Vesalius's attack on Geminus: some new evidence

In the China root letter of 1546 Vesalius castigated the author of the Compendiosa (Geminus) for reducing the size of his illustrations and for misrepresenting the courses of the vessels and nerves. It is interesting to enquire whether these complaints were justified.

It is true that Geminus's illustrations are smaller than the largest of Vesalius's, which are printed on fold-out sheets, but the difference in sizes of the not very great.

To examine the more demanding question of whether the courses of the vessels and nerves are different in Geminus than in Vesalius, one of us (IMLD) devised a method of making a direct visual comparison between the plates. This relies on the ability of modern image-processing software to superpose images while keeping the identity of each distinguishably separate. Briefly, the images from Vesalius and Geminus are scaled to be of the same height and, if necessary (some of Geminus's images are left-right inversions of those of Vesalius) the Geminus image is 'flipped' left to right. The line images are then given false colours, greenish-blue for Vesalius and brick-red for Geminus and superposed as nearly as possible. The result is that areas which occur only in Geminus appear blue-green, those present only in Vesalius are gold, and where the images overlap the result is red or blue. Thus, the complex and similar paths of the lines in the two images can be distinguished and their relationships examined1. The two versions of Vesalius's large fold-out illustration of the course of the nerves were compared.

[Fig .. course of nerves: nervorum delineatio, Vesalius alone, Geminus alone, 
						superposition; magnification of an area in thigh]

It is apparent that, although there are many areas where the images do not exactly superimpose, the paths of the nerves are very closely similar indeed and that for virtually every branch in the one image there is one closely corresponding in the other. The failure of exact superposition is caused by multiple, small, local differences in orientation and scale. Since, in any case, the diagrams represent typical paths for the branches and there are small differences between their courses in individual subjects these differences between Vesalius and Geminus do not represent consistent or significant differences in the anatomy. Far from Geminus having misrepresented Vesalius he has reproduced the courses of the nerves as shown by Vesalius remarkably faithfully. If one compares the cerebral and hepatic blood vessels in the same way the conclusion is the same.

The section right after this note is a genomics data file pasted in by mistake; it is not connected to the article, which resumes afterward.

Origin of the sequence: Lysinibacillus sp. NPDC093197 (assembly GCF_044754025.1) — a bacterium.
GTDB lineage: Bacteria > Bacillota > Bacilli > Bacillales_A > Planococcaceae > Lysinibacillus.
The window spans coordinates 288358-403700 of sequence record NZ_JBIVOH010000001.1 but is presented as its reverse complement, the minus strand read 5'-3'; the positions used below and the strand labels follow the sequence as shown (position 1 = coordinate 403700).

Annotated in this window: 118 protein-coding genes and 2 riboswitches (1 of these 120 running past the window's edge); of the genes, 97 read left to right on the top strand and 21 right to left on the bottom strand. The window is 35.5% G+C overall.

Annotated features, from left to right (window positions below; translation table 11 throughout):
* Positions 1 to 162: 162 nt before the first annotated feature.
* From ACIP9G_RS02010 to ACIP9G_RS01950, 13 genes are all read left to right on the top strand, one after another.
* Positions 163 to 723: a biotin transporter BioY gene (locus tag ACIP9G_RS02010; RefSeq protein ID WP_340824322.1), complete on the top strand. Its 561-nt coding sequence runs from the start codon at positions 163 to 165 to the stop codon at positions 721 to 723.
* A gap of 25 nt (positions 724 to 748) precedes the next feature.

[Link to superposition of hepatic portal venous circulation. Click for larger image (1Mb)]
[Left click for larger image (2Mb)]

It seems very probable that Vesalius had not seen Geminus's work and was criticising it on the basis of second-hand reports and perhaps of information about the overall size of the largest sheets in his and in Geminus's books. The claim that the course of the nerves and vessels shown in the original woodcuts has been misrepresented in the engraved copies is unfounded.

1. Donaldson, IML Two States of Some Plates in the Compendiosa of Thomas Geminus (1545) The Library 2010 11: 89-104.

© 2005 Edinburgh University Library / Royal College of Physicians of Edinburgh
05 April 2006